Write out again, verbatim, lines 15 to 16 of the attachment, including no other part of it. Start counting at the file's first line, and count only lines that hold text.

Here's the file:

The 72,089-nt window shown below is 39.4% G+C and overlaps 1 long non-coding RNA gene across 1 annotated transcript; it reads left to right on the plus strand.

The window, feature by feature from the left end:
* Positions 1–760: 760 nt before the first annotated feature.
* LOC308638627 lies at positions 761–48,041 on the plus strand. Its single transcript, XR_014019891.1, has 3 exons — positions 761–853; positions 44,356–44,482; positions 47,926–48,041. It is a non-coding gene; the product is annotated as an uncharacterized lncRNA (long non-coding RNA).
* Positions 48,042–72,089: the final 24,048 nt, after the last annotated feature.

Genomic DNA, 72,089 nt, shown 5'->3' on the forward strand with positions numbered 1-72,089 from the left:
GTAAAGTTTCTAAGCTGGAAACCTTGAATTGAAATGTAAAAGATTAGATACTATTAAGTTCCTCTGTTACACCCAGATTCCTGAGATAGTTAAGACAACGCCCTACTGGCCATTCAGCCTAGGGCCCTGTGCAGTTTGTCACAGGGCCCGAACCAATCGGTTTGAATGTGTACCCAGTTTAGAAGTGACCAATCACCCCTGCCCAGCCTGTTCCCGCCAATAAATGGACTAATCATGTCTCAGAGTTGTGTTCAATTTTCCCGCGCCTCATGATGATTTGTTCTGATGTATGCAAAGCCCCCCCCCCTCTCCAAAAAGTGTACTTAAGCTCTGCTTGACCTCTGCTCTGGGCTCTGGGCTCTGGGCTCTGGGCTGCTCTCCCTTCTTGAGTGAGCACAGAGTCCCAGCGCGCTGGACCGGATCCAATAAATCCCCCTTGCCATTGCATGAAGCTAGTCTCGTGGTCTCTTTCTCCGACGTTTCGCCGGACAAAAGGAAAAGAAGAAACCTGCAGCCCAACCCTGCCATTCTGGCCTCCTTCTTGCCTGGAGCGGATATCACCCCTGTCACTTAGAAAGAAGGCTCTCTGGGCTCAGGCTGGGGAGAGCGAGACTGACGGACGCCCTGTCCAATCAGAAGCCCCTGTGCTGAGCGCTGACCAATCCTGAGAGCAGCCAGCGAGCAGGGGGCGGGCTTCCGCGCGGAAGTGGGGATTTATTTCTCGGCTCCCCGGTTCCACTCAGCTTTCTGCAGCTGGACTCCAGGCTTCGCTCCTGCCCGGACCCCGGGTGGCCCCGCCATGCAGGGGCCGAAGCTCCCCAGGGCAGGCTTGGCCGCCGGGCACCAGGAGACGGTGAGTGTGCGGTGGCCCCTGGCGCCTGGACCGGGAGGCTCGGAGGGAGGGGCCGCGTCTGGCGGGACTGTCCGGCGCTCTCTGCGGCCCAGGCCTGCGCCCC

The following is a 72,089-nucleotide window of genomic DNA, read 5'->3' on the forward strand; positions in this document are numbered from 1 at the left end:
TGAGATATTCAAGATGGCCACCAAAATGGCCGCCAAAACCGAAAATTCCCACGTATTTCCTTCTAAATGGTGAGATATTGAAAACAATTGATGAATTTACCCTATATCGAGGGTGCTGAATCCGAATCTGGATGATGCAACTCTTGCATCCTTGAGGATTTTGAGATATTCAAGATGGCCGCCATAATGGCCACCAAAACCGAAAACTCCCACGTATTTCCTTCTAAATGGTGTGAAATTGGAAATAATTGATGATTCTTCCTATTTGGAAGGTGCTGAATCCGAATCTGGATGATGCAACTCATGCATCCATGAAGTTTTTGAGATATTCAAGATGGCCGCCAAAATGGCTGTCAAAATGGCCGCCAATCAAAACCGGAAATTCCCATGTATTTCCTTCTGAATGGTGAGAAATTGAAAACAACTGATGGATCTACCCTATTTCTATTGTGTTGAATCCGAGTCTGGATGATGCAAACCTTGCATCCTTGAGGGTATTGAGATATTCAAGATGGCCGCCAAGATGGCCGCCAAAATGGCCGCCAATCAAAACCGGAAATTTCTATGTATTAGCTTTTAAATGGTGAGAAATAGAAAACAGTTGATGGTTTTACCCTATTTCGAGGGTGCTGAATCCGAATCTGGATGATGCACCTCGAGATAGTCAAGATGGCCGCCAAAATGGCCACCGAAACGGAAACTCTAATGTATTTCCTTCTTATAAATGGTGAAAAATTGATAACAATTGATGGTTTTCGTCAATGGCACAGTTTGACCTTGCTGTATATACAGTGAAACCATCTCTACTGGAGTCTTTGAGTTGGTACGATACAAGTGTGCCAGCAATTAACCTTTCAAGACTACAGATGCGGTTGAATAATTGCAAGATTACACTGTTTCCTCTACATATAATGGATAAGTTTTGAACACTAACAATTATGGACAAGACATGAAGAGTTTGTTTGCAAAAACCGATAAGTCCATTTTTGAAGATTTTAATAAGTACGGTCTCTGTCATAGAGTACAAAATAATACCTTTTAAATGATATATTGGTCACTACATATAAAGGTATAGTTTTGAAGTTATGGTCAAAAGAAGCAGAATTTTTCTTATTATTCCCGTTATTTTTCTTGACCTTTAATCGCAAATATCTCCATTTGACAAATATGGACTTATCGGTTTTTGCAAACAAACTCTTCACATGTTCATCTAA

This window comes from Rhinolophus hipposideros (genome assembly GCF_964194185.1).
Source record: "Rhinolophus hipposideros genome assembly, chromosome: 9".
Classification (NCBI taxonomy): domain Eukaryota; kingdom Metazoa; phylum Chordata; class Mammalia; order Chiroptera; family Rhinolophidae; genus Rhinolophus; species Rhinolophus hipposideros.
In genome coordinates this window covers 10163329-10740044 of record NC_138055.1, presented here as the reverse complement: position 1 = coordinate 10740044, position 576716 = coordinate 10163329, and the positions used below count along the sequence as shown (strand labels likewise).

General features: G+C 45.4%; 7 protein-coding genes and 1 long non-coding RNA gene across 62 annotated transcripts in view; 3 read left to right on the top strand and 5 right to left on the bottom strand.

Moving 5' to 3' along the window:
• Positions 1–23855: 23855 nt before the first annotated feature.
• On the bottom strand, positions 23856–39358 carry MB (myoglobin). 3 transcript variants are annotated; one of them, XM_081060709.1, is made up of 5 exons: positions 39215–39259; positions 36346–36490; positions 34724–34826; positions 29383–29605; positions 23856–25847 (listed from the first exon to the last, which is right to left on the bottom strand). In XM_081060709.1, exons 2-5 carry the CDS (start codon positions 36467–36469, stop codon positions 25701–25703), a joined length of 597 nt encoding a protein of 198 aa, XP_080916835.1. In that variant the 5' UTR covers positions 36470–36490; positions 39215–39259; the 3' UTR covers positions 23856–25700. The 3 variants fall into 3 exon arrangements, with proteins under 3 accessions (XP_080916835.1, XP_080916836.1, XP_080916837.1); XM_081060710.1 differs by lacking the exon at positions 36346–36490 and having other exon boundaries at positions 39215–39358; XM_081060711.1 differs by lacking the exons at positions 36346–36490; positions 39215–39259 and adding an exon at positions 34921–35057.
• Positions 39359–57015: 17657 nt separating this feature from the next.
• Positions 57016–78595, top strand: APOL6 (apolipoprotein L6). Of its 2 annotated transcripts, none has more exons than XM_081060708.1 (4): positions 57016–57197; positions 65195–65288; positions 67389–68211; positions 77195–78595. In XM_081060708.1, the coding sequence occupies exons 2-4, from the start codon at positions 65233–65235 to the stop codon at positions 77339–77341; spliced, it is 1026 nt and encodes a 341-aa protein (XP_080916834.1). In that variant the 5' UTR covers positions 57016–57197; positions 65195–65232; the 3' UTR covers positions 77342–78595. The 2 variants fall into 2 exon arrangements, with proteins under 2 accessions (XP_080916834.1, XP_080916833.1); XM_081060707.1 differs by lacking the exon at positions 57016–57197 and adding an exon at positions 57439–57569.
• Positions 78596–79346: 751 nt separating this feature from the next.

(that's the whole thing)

Moving 5' to 3' along the window:
• Positions 1–23855: 23855 nt before the first annotated feature.